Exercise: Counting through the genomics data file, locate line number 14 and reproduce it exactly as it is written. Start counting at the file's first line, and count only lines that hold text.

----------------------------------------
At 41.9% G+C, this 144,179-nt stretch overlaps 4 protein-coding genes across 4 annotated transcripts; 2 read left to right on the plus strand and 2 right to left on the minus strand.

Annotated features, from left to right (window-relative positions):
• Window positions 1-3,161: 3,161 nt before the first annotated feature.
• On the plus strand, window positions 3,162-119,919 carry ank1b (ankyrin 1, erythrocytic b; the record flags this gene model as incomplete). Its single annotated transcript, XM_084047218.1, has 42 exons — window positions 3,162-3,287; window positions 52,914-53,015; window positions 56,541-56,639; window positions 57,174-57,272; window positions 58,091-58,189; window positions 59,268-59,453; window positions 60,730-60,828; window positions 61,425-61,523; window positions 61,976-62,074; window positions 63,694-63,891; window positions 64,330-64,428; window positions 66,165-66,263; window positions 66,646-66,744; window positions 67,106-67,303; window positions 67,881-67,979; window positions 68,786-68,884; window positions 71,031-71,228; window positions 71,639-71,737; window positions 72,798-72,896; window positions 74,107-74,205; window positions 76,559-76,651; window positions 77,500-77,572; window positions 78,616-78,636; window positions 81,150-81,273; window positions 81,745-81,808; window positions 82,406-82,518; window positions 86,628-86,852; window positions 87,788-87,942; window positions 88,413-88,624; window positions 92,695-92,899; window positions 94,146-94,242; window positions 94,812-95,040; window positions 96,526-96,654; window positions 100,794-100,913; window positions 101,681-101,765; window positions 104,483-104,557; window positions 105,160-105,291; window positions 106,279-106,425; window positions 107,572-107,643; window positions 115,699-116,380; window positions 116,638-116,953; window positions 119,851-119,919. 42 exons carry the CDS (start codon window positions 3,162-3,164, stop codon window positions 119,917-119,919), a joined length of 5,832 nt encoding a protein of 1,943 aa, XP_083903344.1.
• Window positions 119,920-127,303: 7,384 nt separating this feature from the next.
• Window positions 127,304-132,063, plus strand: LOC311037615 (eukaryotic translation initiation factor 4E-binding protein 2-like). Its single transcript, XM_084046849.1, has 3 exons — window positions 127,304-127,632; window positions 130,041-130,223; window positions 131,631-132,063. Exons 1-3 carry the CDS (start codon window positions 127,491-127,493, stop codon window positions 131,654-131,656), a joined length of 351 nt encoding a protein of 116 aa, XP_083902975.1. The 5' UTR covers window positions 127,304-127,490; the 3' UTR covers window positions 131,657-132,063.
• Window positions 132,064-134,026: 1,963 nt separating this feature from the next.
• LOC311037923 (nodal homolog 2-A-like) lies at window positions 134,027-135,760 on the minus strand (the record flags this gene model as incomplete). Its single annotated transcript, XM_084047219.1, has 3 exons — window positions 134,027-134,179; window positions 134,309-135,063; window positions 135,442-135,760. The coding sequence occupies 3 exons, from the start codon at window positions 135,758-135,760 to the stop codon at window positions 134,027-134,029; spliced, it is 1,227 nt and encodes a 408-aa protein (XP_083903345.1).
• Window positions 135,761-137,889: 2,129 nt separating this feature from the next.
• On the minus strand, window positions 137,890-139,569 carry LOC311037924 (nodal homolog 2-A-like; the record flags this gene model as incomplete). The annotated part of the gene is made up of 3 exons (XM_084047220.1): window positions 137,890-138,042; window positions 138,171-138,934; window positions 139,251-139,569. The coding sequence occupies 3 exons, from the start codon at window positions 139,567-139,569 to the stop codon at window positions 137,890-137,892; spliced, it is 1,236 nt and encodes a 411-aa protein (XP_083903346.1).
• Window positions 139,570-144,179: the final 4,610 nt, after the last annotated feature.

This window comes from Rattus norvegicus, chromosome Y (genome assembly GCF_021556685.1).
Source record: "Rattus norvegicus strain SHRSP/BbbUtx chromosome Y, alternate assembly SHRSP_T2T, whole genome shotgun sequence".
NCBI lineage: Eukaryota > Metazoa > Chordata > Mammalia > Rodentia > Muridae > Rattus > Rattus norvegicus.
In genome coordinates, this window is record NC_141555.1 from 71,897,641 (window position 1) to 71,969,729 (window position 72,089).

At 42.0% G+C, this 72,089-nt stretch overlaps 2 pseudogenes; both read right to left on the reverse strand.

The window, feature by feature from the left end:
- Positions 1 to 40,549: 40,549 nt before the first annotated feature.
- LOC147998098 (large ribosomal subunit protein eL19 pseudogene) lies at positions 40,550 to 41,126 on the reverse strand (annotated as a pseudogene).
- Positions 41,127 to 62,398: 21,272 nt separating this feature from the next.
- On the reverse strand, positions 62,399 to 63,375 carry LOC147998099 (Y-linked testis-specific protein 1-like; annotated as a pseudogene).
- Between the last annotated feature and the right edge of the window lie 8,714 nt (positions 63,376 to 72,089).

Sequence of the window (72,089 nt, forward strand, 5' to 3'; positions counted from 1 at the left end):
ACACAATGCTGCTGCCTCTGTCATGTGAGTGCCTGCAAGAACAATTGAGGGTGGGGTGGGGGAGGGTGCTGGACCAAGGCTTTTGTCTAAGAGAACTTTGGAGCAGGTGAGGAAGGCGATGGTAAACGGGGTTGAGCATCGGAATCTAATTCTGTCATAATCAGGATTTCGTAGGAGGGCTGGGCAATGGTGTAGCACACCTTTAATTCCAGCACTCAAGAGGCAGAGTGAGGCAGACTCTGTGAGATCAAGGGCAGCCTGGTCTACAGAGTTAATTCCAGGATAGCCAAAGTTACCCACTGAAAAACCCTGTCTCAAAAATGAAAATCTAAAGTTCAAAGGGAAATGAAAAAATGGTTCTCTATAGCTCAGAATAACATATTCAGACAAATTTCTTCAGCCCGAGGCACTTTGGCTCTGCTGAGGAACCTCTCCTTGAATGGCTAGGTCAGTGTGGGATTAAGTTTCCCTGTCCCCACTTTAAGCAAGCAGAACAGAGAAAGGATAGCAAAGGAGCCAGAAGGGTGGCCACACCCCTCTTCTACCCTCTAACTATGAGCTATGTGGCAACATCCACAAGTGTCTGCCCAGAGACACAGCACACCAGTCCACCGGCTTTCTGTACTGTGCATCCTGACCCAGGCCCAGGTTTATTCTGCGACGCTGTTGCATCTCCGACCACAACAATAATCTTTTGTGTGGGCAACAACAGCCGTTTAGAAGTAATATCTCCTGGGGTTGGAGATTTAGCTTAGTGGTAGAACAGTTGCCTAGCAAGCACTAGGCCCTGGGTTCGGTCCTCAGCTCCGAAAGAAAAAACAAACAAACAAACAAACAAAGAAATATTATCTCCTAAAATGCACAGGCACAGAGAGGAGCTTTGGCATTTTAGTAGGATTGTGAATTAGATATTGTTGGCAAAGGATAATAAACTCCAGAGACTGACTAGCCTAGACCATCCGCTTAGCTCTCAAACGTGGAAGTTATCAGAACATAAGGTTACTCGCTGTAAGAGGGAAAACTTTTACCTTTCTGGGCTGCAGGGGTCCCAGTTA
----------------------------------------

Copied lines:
NCBI lineage: Eukaryota > Metazoa > Chordata > Mammalia > Rodentia > Muridae > Rattus > Rattus norvegicus.